By Tim Molloy, The Wrap News
Rock gods have the same awkward interactions with panhandlers that you do.
U2 guitarist The Edge, producer of Friday night’s MTV special on youth homelessness, “The Break,” says he, too, sometimes finds himself at a loss about how to help people on the street.
“There’s that awful thing where you realize there’s nothing you can do, right at that moment, so you kind of pretend they’re not there,” he told TheWrap. “And I think for somebody who’s homeless, particularly someone who’s panhandling, that’s the most emotionally difficult thing, is to become like a non-person. Like you literally do not exist to someone walking by.
“And I understand both sides,” he added. “The person passing by just doesn’t know what to do. So they end up blanking the homeless person. And it’s a terrible thing to see happen. I’ve been guilty of it myself from time to time.”
The musician and activist, who says he usually does give money to the homeless people he encounters, has spent three decades working on social causes like African famine relief as a member of his band. U2, the biggest touring act of 2011, has campaigned for causes and organizations from Make Poverty History to Amnesty International.
With “The Break,” the Edge and host Anne Mahlum, an advocate for the homeless, profile three young people on the street and try to help them rebuild their lives. They include a woman who was involved in abusive relationships, a gifted drummer who suffered a downward spiral, and a woman who left home because her parents objected to her lesbianism. The Edge also wrote a song for the show, “There’s No Home Like Place.”
The Edge said U2 is “slowly starting to think about work,” but the band is in no rush to get back to the studio, despite a wealth of material. Instead, it’s listening to a lot of music. After we talked about the special, he told us what he’s playing lately.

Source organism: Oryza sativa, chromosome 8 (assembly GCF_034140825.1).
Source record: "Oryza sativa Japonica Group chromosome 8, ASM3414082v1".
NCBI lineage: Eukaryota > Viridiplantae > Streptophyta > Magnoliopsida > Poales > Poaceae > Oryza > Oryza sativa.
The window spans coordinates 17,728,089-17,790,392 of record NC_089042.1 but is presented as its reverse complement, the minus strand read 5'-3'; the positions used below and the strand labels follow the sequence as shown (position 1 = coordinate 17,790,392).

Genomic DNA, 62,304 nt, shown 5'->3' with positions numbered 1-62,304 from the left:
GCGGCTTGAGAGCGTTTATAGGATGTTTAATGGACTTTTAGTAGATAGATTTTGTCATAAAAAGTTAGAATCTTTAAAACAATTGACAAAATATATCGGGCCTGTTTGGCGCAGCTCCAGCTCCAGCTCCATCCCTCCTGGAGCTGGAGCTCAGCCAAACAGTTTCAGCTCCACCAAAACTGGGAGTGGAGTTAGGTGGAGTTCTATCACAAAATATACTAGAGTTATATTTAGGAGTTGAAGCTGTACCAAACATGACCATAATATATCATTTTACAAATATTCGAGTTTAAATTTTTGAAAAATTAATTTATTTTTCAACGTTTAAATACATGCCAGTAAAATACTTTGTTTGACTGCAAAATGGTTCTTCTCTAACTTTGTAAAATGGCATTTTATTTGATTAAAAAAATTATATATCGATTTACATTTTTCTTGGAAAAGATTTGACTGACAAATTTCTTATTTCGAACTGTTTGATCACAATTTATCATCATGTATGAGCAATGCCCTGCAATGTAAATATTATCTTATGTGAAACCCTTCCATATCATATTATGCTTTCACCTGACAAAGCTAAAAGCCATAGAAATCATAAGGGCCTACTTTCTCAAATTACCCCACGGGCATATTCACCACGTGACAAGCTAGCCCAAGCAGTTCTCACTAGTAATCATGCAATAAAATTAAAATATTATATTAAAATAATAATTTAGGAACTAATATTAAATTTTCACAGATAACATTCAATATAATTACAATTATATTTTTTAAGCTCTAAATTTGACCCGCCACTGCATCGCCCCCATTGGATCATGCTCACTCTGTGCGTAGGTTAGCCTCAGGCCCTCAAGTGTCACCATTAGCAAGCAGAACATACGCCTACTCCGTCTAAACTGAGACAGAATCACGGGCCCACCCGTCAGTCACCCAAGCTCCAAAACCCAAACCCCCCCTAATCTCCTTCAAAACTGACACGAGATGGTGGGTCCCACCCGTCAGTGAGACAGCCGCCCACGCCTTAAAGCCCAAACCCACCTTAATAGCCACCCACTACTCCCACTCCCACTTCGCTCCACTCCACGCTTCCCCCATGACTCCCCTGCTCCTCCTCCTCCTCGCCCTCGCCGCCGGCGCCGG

What interested you about this project?
It was something that just inspired me early on. I was questioning myself about some of my own ways of relating or not relating to homeless people, and it just started me on kind of a journey to answer some questions for myself. And in the process I started thinking about the way that the homeless are really completely marginalized, and in many cases disenfranchised.
They suffer through a lot of stereotypical views about how they got there. What I’ve learned is there is a myriad of reasons why someone might become homeless. No two stories are the same. I thought that it was time that there was a little bit more of an intelligent sense of inquiry into this problem. It’s particularly serious at the moment with the economic downturn.
I thought if we could really make a difference in somebody’s life with an intervention, it could be a reality TV kind of thing that would be very uplifting and inspiring, instead of making people view the show and feel better because they see a lot of bad behavior.
But also if somebody’s in a position of being homeless, in could be hopefully an inspiring thing to see.
The question of how to help is a particularly interesting dilemma for you. As part of U2 and singularly, you’re one of the most approached people in the world to help contribute to causes. And you’re also in a unique position to help a lot of people. How do you choose what you’re going to do?
I think it’s down to feeling like you can move the needle, that you can make a difference. And of course we can’t do everything, because then you’d be so diluted that there wouldn’t be any kind of impact to your support or involvement. That’s an important thing.
And the things that inspire you and the things that you feel moved to become involved with. As with Bono and his Africa work. He happened to be in Africa at a very pivotal time in his life and witnessed a lot of the problems with famine. And it’s stayed with him. For me, there was something about the homelessness issue that was like this voice just saying, you’ve got to try to find some way of getting involved here.